The regulating organization for Indiana’s public school extra-curricular activities passed a Resolution allowing homeschoolers to play high school sports. Approved academic criteria, plus enrolling in one public school class will allow homeschoolers or other non-accredited non-public schools to participate.
The Statehouse File reports IHSAA votes to let home-school athletes play high school sports.
The new rule includes a number of conditions designed to ensure that the spirit of the IHSAA’s eligible rules aren’t compromised, the group said.
That means students must pass a physical exam, participate in the required number of practices for the sport, have been home schooled for at least the three previous years, complete all standardized tests required of public school students, submit grade information and be enrolled at the public school for a minimum of one class per day.
April 28’s Evansville Courier & Press article provided more information, along with the opposition’s concern.
IHSAA to vote on letting homeschooled students participate in high school athletics By Alex Swenson
“The IHSAA has always been about participation,” [IHSAA commissioner] Cox said. “This is a chance to extend that opportunity to participate. We aren’t grounded in not allowing homeschooled students to play. Now, they can choose to play under these conditions, or they can choose not to. They have a choice now.”
But not everyone is so sure the transition would be a smooth one.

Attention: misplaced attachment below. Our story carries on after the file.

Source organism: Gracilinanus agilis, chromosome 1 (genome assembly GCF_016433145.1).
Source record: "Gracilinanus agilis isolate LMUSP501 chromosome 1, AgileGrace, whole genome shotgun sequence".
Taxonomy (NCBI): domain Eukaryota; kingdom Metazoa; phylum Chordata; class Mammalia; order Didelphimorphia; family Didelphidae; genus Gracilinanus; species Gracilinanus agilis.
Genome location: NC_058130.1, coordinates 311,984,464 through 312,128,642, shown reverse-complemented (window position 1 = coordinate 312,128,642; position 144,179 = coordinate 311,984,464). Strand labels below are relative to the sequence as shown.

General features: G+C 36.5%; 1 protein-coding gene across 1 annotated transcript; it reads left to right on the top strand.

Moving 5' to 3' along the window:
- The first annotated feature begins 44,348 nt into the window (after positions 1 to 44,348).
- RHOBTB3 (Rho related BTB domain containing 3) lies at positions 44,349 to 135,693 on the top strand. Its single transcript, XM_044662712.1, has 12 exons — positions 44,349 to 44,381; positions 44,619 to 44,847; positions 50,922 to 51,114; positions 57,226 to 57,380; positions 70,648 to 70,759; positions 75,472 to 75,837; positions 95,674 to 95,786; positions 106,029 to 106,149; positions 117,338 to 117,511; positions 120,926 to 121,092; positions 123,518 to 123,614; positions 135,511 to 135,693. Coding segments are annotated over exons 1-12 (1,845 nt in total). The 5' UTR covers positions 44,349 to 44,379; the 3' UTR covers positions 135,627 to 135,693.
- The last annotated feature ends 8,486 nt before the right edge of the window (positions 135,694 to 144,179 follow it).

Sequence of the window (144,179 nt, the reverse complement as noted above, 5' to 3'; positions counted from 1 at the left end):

Jon Zwitt, the athletic director at Center Grove High School in Greenwood, points to social aspects of the change that may affect the student-athletes.
“There’s more to just academic learning,” Zwitt said. “There’s so much social interaction and reasons for kids to get involved outside the classroom. If all of a sudden there was a student that was outside the building and just showed up at the end of the school day, it makes it difficult because it’s like an outsider coming in. I think over time they would be accepted, but it would just be different, and the students would have to get through that.”
A legislator who had previously introduced an unsuccessful 2011 ‘Tebow Bill‘ look-alike compromised and worked with IHSAA on this Resolution.
Wesco’s bill eventually died in the Senate, largely because Senate Education Chairman Dennis Kruse, R-Auburn, opposed it. Kruse said recently that parents who choose to homeschool their children need to make it a “clean separation.”
“Once you make a choice in homeschooling with your family,” Kruse said, “you should be dedicated to that purpose and not have one foot in the homeschool bucket and another in public school bucket.”
The bill never made it past Kruse and the rest of the Senate. But Wesco reintroduced the legislation, which led to talks with IHSAA officials. They reached an agreement: The association would address the issue internally and Wesco would drop the bill and assist in crafting a new IHSAA rule.
The policy will become effective in the 2013-2014 school year.